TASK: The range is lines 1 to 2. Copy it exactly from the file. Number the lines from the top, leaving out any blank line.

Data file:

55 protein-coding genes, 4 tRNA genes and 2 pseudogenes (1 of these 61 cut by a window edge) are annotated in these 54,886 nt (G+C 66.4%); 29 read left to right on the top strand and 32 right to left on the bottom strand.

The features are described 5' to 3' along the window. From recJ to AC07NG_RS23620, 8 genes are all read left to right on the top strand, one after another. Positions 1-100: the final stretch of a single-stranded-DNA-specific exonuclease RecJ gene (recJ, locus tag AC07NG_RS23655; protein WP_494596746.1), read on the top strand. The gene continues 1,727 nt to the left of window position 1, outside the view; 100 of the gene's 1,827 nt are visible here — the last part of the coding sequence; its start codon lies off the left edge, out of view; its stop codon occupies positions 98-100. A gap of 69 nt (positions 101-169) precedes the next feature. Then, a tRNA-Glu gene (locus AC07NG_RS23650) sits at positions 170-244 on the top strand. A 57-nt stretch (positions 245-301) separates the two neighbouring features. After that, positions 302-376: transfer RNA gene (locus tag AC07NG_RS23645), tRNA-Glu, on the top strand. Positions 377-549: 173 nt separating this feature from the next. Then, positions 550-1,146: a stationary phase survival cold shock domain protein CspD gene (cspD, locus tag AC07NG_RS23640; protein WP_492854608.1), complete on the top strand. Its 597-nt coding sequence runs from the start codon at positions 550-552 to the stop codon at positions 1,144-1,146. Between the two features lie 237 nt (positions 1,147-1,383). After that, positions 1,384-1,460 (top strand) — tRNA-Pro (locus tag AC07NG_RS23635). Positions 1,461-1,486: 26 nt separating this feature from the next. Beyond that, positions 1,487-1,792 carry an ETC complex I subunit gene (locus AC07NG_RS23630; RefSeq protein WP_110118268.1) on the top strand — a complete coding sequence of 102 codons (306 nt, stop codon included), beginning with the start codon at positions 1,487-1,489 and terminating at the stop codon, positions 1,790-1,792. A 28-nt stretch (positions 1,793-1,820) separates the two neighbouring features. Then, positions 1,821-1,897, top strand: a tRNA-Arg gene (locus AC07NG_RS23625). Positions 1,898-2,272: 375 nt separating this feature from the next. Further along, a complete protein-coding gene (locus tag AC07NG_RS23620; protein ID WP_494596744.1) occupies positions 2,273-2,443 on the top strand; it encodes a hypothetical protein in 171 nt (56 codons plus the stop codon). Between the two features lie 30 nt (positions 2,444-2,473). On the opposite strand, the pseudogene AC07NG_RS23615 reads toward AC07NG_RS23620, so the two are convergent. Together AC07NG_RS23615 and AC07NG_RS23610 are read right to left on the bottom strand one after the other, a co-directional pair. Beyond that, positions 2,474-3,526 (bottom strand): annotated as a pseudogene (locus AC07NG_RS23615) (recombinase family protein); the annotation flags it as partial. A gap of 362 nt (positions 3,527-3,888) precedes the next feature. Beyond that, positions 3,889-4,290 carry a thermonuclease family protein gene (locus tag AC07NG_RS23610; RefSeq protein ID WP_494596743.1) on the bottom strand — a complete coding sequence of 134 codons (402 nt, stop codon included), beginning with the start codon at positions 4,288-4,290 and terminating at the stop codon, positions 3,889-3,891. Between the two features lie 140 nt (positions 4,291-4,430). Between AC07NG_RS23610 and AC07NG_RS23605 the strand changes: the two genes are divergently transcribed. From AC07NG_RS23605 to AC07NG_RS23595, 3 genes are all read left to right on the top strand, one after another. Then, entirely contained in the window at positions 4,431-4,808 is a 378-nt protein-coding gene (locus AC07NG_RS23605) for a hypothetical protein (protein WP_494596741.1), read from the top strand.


55 protein-coding genes, 4 tRNA genes and 2 pseudogenes (1 of these 61 cut by a window edge) are annotated in these 54,886 nt (G+C 66.4%); 29 read left to right on the top strand and 32 right to left on the bottom strand.

The features are described 5' to 3' along the window. From recJ to AC07NG_RS23620, 8 genes are all read left to right on the top strand, one after another. Positions 1-100: the final stretch of a single-stranded-DNA-specific exonuclease RecJ gene (recJ, locus tag AC07NG_RS23655; protein WP_494596746.1), read on the top strand. The gene continues 1,727 nt to the left of window position 1, outside the view; 100 of the gene's 1,827 nt are visible here — the last part of the coding sequence; its start codon lies off the left edge, out of view; its stop codon occupies positions 98-100. A gap of 69 nt (positions 101-169) precedes the next feature. Then, a tRNA-Glu gene (locus AC07NG_RS23650) sits at positions 170-244 on the top strand. A 57-nt stretch (positions 245-301) separates the two neighbouring features. After that, positions 302-376: transfer RNA gene (locus tag AC07NG_RS23645), tRNA-Glu, on the top strand. Positions 377-549: 173 nt separating this feature from the next. Then, positions 550-1,146: a stationary phase survival cold shock domain protein CspD gene (cspD, locus tag AC07NG_RS23640; protein WP_492854608.1), complete on the top strand. Its 597-nt coding sequence runs from the start codon at positions 550-552 to the stop codon at positions 1,144-1,146. Between the two features lie 237 nt (positions 1,147-1,383). After that, positions 1,384-1,460 (top strand) — tRNA-Pro (locus tag AC07NG_RS23635). Positions 1,461-1,486: 26 nt separating this feature from the next. Beyond that, positions 1,487-1,792 carry an ETC complex I subunit gene (locus AC07NG_RS23630; RefSeq protein WP_110118268.1) on the top strand — a complete coding sequence of 102 codons (306 nt, stop codon included), beginning with the start codon at positions 1,487-1,489 and terminating at the stop codon, positions 1,790-1,792. A 28-nt stretch (positions 1,793-1,820) separates the two neighbouring features. Then, positions 1,821-1,897, top strand: a tRNA-Arg gene (locus AC07NG_RS23625). Positions 1,898-2,272: 375 nt separating this feature from the next. Further along, a complete protein-coding gene (locus tag AC07NG_RS23620; protein ID WP_494596744.1) occupies positions 2,273-2,443 on the top strand; it encodes a hypothetical protein in 171 nt (56 codons plus the stop codon). Between the two features lie 30 nt (positions 2,444-2,473). On the opposite strand, the pseudogene AC07NG_RS23615 reads toward AC07NG_RS23620, so the two are convergent. Together AC07NG_RS23615 and AC07NG_RS23610 are read right to left on the bottom strand one after the other, a co-directional pair. Beyond that, positions 2,474-3,526 (bottom strand): annotated as a pseudogene (locus AC07NG_RS23615) (recombinase family protein); the annotation flags it as partial. A gap of 362 nt (positions 3,527-3,888) precedes the next feature. Beyond that, positions 3,889-4,290 carry a thermonuclease family protein gene (locus tag AC07NG_RS23610; RefSeq protein ID WP_494596743.1) on the bottom strand — a complete coding sequence of 134 codons (402 nt, stop codon included), beginning with the start codon at positions 4,288-4,290 and terminating at the stop codon, positions 3,889-3,891. Between the two features lie 140 nt (positions 4,291-4,430). Between AC07NG_RS23610 and AC07NG_RS23605 the strand changes: the two genes are divergently transcribed. From AC07NG_RS23605 to AC07NG_RS23595, 3 genes are all read left to right on the top strand, one after another. Then, entirely contained in the window at positions 4,431-4,808 is a 378-nt protein-coding gene (locus AC07NG_RS23605) for a hypothetical protein (protein WP_494596741.1), read from the top strand.